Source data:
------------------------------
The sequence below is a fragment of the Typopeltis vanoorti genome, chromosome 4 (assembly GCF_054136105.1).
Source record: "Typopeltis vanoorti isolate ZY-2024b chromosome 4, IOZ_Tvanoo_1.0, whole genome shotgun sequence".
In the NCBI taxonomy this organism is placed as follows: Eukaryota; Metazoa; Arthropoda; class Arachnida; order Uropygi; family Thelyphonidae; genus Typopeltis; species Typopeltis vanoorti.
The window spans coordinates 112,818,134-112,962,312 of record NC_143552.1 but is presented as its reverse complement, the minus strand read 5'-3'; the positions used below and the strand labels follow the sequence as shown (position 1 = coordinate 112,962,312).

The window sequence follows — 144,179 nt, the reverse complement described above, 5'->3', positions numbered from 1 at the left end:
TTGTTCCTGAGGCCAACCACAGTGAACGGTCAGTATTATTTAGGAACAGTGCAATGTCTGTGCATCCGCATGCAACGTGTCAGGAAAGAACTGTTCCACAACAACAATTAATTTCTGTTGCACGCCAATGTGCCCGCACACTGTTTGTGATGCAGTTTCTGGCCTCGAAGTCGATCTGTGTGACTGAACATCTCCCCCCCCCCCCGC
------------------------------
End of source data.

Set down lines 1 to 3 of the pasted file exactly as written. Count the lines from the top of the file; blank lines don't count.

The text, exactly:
The sequence below is a fragment of the Typopeltis vanoorti genome, chromosome 4 (assembly GCF_054136105.1).
Source record: "Typopeltis vanoorti isolate ZY-2024b chromosome 4, IOZ_Tvanoo_1.0, whole genome shotgun sequence".
In the NCBI taxonomy this organism is placed as follows: Eukaryota; Metazoa; Arthropoda; class Arachnida; order Uropygi; family Thelyphonidae; genus Typopeltis; species Typopeltis vanoorti.